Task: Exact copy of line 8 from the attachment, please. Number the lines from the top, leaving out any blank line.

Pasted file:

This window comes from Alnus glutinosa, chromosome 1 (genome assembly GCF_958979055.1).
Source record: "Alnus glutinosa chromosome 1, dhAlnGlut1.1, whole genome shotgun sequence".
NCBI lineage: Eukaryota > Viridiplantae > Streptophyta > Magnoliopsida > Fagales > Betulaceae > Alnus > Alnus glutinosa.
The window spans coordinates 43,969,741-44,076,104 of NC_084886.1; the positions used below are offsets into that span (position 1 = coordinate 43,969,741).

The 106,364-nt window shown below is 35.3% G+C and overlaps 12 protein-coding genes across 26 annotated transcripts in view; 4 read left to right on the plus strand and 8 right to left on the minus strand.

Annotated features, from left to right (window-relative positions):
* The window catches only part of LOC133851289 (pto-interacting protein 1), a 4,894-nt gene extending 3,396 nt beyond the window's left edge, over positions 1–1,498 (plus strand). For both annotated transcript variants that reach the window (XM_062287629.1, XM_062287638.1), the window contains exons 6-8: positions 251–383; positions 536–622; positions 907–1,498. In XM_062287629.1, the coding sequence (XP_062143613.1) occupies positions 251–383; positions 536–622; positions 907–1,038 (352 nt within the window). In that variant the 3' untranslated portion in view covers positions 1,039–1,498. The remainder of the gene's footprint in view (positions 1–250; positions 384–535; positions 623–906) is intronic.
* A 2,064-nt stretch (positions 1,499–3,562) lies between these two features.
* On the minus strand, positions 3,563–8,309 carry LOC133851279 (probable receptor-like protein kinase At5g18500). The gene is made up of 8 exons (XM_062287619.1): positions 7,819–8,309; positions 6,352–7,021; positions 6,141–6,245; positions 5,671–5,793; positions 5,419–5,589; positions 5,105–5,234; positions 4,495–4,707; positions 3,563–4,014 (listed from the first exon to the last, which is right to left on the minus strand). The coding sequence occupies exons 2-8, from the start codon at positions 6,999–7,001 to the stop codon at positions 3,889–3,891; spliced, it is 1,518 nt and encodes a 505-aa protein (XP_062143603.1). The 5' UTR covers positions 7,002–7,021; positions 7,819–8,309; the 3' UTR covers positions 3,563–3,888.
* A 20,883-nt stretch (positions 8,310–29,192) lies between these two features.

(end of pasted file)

* A 2,064-nt stretch (positions 1,499–3,562) lies between these two features.